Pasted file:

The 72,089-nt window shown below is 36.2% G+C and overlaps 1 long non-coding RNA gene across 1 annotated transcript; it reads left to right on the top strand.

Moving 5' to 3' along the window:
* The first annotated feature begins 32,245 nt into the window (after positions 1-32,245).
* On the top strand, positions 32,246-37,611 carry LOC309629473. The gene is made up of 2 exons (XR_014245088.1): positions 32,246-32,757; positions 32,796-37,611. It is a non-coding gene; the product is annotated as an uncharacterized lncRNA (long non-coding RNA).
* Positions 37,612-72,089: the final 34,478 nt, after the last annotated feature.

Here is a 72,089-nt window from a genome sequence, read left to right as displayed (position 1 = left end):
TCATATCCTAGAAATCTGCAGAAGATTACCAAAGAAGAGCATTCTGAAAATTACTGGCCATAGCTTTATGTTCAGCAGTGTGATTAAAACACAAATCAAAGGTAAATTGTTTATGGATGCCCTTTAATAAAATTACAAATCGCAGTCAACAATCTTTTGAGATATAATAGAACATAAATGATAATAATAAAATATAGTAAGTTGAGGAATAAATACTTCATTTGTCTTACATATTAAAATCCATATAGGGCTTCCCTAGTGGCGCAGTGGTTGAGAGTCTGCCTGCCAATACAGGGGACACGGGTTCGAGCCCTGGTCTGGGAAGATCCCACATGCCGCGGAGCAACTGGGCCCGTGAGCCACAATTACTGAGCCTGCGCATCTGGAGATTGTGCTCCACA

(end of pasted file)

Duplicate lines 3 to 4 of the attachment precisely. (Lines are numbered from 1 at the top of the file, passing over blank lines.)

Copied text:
* The first annotated feature begins 32,245 nt into the window (after positions 1-32,245).
* On the top strand, positions 32,246-37,611 carry LOC309629473. The gene is made up of 2 exons (XR_014245088.1): positions 32,246-32,757; positions 32,796-37,611. It is a non-coding gene; the product is annotated as an uncharacterized lncRNA (long non-coding RNA).